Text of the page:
‘It was commonly known through the managers. The woman who ran the office did the training. You question it. You think is this normal? But everyone else knew about it and everyone was taught the same thing. My manager, her husband was a senior in the bank.’

‘With compliance you expect to see certain things in a folder. Half the time if you didn’t have it, it would be manufactured to be there.”

‘In my new employment there is someone who worked for RBS and we had a joke about leaning on windows and tracing through signatures. He was based in Kent, and myself up in East Anglia.’

Responding to the allegations, RBS told Real Media: ‘This is the first time these allegations have been made to the bank and we will conduct an investigation into these claims. Given the allegations are over 10 years old and the line manager of the whistleblower has now left the bank we have not been able to look into this any further in the timescales provided.’

However, while the whistleblower received training 10 years ago, they continued to work at the bank for eight years and told Real Media this practice took place throughout that time.

While these may be the first allegations within the bank, in 2012, two insurance companies owned by RBS were found to have forged signatures and complaints to meet compliance guidelines in more than 1 in 2 cases investigated by the FSA.


After being signed off work, Wright formally left the company in July 2013. ‘They engineered me out’, he says. At this point, Wright’s MP Norman Lamb became more involved in his case, providing support by seeking responses from both the regulator and the bank. Lamb told Real Media;

‘There’s the personal and the broader picture here self-evidently because he’s a whistleblower, he’s whistleblowing about wrongdoing in the bank and so he would say establishing the truth about what happened is incredibly important and I think he feels as strongly about that as he ever did.

‘We’ve had repeated requests to meet with the bank which have been rejected which makes things more difficult.’

Several representatives have ignored Lamb’s requests for information and propositions to meet;

‘I’ve written to Chairs who don’t bother to reply themselves and pass it on to people below them which I think is arrogant and unacceptable given that he’s raising very serious concerns. I’ve been disgusted at the high handed nature of the bank.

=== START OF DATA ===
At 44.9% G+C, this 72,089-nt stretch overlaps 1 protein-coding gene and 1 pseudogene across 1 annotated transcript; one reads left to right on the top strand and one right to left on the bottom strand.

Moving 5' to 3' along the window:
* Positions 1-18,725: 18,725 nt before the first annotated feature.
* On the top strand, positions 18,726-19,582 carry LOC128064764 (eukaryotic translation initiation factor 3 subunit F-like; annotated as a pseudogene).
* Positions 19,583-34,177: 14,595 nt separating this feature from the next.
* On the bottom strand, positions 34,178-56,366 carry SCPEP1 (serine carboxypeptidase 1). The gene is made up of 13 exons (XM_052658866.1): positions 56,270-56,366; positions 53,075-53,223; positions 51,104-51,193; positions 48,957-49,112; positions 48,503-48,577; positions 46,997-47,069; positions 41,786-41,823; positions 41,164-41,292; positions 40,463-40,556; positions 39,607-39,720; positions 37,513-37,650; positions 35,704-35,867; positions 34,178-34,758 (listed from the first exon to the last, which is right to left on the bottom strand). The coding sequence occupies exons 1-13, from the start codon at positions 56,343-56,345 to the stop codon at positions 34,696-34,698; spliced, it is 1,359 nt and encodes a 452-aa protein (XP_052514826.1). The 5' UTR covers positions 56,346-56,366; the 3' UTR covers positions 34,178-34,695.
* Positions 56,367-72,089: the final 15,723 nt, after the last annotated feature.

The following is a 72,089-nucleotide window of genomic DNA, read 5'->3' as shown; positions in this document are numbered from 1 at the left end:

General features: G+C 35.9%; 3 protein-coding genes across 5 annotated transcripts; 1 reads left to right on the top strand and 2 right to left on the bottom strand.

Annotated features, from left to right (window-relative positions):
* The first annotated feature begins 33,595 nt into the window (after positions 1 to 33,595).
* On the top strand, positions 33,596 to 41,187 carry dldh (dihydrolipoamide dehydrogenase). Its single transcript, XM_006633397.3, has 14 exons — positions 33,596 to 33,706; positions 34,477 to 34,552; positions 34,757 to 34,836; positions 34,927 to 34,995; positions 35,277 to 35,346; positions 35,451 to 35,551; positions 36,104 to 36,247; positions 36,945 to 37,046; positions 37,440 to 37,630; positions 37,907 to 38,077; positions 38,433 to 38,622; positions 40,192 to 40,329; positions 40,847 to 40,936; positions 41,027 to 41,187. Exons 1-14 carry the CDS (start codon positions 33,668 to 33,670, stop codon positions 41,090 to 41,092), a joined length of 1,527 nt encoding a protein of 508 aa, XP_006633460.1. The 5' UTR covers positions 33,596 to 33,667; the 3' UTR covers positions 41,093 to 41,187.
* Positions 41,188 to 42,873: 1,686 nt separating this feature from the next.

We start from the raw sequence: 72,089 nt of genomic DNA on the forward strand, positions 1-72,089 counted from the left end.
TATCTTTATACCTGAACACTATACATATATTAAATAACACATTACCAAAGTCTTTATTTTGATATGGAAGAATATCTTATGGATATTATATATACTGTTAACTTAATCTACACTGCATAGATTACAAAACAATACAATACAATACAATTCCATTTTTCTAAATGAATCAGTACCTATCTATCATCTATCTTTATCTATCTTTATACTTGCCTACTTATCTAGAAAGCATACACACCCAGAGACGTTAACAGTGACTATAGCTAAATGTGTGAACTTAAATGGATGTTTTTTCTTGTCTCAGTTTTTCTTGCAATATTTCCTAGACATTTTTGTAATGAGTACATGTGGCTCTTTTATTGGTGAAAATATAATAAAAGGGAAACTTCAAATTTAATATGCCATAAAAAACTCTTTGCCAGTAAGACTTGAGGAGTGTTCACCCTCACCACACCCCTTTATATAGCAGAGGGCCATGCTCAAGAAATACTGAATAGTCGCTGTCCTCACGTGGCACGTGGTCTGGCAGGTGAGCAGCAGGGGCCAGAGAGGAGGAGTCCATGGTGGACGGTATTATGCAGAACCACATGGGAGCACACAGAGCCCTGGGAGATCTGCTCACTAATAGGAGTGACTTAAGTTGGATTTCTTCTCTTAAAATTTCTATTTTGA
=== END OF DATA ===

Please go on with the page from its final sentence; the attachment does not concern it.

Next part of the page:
“Baroness Noakes didn’t even reply to me.”

Baroness Noakes is a sitting member of the Risk Committee at RBS, to whom Wright also wrote while he was still employed by the bank.

‘I don’t know how it looks when an employee is coming to you on his knees and I get no response,’ says Wright.

After continued failure seeking a response from the bank, Wright turned to the Financial Conduct Authority, who offer a whistleblowing service for concerns and protection for those that contact them. Yet it would be the FCA who identified Wright to the bank.


Wright had contacted the regulator describing his situation – a 25 year Natwest/RBS employee who had discovered wrongdoing on several counts, reported it to his employer and received hostility and harassment as a result, leading him to leave his job.

Yet, many of Wright’s questions, concerns, offers for meetings and the sharing of information on other legal aspects of the bank’s conduct were ignored or left unanswered.

His relationship with the regulator became difficult and barbed. Last year, after asking whether the regulator had ever given his identity to RBS since his communications with them, the answer was yes. In 2013.

One of Wright’s first questions was whether the bank had sought guidance from the FCA regarding his whistleblowing concerns from 2005 onwards. When this question went unanswered, Norman Lamb’s office manager requested the FCA respond to what was a simple question.

In a later data release, it was found the FCA then contacted the bank, naming Mark Wright, and intelligence he was giving to the FCA as well as asking whether the bank had sought guidance. Wright was not asked permission, despite contacting the FCA through the whistleblowing line and carrying his afore mentioned credentials. Emails show the FCA contacted the bank even before FCA staff had checked internally whether Wright was a listed whistleblower.